It was the time of the amateur radio organizations with their base stations and civic radio assistance programs. Their members roamed the town in their uniform vests, their VHF transceivers slung low on their belts and helped the local police and military personnel keep the peace and keep an alert eye out for unsavory, criminal elements.

The roofs of private homes became festooned with radio antennas and aerials as radio enthusiasts began competing with each other in installing the latest and most powerful base radio transceivers. Chatting on the airwaves became the craze as people and communities, at least in the surrounding areas, became connected by voice and sound signals.

The military and police forces gained most from the radio communication craze. They suddenly had access to a readily available and wildly enthusiastic intelligence gathering network to assist them in their efforts to control crime and fight the on-going insurgency. An additional benefit was the improved relations between the law enforcement organizations and the civilian populace - something the government had always wanted to achieve previously but had been largely unable to do so in the wake of the less than savory human rights record these organizations had acquired during the years of the Marcos dictatorship.

The end of the 1990's also saw the sudden decline in the popularity of amateur radio communications in the Lianga area. Many local pundits would point to the introduction of modern mobile phone technology and the emergence of computers and the Internet as the primary reason for the end of Lianga's golden era for radio communications. There is obviously a lot of truth in that observation.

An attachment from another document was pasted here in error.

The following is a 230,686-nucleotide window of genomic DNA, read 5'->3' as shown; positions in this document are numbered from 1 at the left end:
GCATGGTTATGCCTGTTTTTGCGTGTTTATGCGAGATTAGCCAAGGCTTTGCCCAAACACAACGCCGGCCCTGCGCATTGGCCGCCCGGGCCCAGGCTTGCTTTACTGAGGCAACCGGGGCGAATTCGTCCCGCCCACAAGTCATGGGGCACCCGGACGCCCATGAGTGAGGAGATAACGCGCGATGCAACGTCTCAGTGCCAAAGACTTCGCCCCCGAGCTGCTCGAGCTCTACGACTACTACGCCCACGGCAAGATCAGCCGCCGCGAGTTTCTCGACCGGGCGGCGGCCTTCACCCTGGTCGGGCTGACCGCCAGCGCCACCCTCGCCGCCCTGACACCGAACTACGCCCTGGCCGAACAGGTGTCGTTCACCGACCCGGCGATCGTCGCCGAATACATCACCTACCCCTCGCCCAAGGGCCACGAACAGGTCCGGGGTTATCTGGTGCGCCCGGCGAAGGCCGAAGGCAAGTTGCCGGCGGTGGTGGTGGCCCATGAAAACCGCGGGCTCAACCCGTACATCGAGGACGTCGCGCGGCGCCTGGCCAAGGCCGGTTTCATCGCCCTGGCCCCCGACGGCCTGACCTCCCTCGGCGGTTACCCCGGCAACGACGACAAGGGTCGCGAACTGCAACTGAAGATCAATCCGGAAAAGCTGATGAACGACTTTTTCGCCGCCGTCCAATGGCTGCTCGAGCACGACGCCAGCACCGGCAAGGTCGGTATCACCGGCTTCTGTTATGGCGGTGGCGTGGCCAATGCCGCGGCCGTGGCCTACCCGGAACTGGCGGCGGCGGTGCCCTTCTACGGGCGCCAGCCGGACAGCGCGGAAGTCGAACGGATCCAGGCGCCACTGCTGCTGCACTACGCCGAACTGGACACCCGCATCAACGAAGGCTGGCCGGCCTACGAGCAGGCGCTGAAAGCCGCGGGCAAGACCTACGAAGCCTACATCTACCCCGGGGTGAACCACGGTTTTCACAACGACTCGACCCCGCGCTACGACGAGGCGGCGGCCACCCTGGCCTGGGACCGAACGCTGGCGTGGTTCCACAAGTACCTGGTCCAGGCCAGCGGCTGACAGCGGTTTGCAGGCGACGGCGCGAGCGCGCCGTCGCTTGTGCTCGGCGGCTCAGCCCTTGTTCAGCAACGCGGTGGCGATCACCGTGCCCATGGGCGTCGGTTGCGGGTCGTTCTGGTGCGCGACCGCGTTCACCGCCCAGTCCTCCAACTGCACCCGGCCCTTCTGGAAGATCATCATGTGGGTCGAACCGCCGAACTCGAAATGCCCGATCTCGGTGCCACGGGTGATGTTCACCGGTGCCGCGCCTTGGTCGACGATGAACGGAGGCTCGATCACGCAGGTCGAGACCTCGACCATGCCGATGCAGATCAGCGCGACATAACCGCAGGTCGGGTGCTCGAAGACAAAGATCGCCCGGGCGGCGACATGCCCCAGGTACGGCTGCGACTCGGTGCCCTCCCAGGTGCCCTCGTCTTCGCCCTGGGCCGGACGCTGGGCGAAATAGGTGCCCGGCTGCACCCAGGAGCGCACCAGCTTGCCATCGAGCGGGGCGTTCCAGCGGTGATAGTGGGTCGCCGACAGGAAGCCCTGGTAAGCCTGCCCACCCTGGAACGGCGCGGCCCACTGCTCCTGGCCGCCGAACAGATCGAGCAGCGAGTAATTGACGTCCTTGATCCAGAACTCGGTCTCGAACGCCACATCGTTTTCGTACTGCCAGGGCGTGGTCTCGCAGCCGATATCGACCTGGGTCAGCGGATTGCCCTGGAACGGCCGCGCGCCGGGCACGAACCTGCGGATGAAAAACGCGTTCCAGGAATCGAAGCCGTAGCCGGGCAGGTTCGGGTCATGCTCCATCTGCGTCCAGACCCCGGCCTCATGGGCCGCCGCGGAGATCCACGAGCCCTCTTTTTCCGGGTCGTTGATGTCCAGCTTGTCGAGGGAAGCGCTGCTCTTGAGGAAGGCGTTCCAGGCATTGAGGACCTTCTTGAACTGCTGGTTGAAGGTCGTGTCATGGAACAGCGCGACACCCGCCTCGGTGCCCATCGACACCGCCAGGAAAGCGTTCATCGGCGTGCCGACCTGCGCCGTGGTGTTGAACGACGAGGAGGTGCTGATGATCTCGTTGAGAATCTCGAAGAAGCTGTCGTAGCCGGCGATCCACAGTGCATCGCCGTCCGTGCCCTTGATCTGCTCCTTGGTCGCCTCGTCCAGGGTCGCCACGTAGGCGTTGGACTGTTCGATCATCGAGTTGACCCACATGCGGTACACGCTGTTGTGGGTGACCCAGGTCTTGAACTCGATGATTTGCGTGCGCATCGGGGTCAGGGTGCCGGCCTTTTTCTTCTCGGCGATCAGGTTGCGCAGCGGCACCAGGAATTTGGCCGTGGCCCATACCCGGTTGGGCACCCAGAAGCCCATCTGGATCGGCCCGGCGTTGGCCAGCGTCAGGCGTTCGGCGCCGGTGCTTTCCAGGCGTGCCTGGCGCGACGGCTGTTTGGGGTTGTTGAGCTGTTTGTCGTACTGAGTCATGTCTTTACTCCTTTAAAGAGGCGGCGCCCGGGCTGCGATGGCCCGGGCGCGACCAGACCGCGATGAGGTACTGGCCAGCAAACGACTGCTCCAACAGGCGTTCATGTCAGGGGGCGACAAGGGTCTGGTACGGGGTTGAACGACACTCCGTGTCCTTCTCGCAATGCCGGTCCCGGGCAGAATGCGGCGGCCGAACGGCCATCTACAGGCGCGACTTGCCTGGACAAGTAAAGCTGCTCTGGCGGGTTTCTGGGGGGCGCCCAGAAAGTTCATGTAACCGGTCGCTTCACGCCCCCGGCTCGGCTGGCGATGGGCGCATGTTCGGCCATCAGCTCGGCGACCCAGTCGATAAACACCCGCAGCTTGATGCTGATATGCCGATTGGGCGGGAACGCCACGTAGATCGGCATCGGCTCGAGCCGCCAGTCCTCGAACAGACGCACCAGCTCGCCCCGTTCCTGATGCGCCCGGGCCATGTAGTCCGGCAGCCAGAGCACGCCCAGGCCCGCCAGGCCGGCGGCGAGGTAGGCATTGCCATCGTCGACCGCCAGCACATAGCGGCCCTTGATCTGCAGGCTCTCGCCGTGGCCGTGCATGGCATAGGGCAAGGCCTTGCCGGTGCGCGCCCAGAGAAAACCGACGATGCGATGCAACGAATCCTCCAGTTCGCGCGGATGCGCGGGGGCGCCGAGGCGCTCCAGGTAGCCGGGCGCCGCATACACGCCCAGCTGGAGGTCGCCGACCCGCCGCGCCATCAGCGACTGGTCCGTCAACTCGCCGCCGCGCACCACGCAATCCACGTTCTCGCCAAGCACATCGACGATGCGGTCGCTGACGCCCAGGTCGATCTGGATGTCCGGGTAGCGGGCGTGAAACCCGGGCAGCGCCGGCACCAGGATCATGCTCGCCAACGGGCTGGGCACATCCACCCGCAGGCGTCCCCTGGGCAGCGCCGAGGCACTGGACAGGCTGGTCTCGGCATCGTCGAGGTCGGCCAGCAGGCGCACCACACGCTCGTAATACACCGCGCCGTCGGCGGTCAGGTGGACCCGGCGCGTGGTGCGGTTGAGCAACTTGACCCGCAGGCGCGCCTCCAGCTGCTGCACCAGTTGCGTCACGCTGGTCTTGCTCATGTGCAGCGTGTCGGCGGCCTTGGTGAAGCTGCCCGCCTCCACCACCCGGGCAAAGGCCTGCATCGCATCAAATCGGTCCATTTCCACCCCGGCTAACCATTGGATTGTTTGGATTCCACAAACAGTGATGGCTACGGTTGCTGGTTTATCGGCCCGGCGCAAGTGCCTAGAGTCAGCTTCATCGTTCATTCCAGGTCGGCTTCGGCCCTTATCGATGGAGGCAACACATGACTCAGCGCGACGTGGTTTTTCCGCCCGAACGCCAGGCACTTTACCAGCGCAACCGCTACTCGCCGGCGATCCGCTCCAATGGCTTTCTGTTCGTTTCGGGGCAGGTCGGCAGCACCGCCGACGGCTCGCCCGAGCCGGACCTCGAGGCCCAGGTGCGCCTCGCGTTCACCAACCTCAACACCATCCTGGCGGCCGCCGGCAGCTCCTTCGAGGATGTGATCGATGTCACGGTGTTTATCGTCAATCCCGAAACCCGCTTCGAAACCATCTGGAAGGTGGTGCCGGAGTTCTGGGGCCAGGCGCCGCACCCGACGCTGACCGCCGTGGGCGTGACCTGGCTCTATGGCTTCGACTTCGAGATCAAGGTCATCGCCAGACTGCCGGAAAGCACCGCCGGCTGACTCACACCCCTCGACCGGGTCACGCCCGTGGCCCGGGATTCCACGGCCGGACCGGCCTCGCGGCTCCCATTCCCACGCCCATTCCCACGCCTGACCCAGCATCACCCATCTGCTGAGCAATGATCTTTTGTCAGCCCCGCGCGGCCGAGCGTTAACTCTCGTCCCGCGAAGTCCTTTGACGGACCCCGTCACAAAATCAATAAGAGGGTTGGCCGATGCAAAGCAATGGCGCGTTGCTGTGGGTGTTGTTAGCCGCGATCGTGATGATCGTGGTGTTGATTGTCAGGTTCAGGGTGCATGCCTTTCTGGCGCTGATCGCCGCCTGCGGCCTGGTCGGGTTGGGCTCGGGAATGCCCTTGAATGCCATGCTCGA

But the fact is it is clear from hindsight that Lianga's love affair with the radio transceiver was destined to be short lived. That technology was just too limited to have long term applications and was, in the final, sense not really cost effective if we view its rather narrow capabilities in comparison to the wide ranging reach of today's telecommunication marvels.

But the era of the "walkie-talkies" despite the fact that it lasted for just under a decade provided a shining opportunity for many of Lianga's residents to really involve themselves in community affairs and marked a period of close cooperation and rapport between the local government and its agencies with non-governmental organizations and ordinary private citizens. It is a sad thing thing to note here that that high degree of closeness and trust may be exceptionally difficult to reestablish once again today.

I was among many who were there more than a decade ago in Lianga when for a short period of time the air over the town hummed and throbbed to the energy of radio signals zipping back and forth over the hills, over the houses and across the coastal sea. There was a vibrant energy and vitality there as the nearby communities swapped messages and greetings openly through the ether. There was a sense of solidarity and community that is notably absent today.

Sometimes nowadays I still have the rare opportunity to use the radio transceivers that I still have in the house. When I press the switch to transmit I still often feel the excitement and the romance of those early days of wireless communications.

And despite the futility of the effort, I always try to listen once again for the faint echoes of the past. A past and a time when the radio transceiver was king and we held its power in our hands.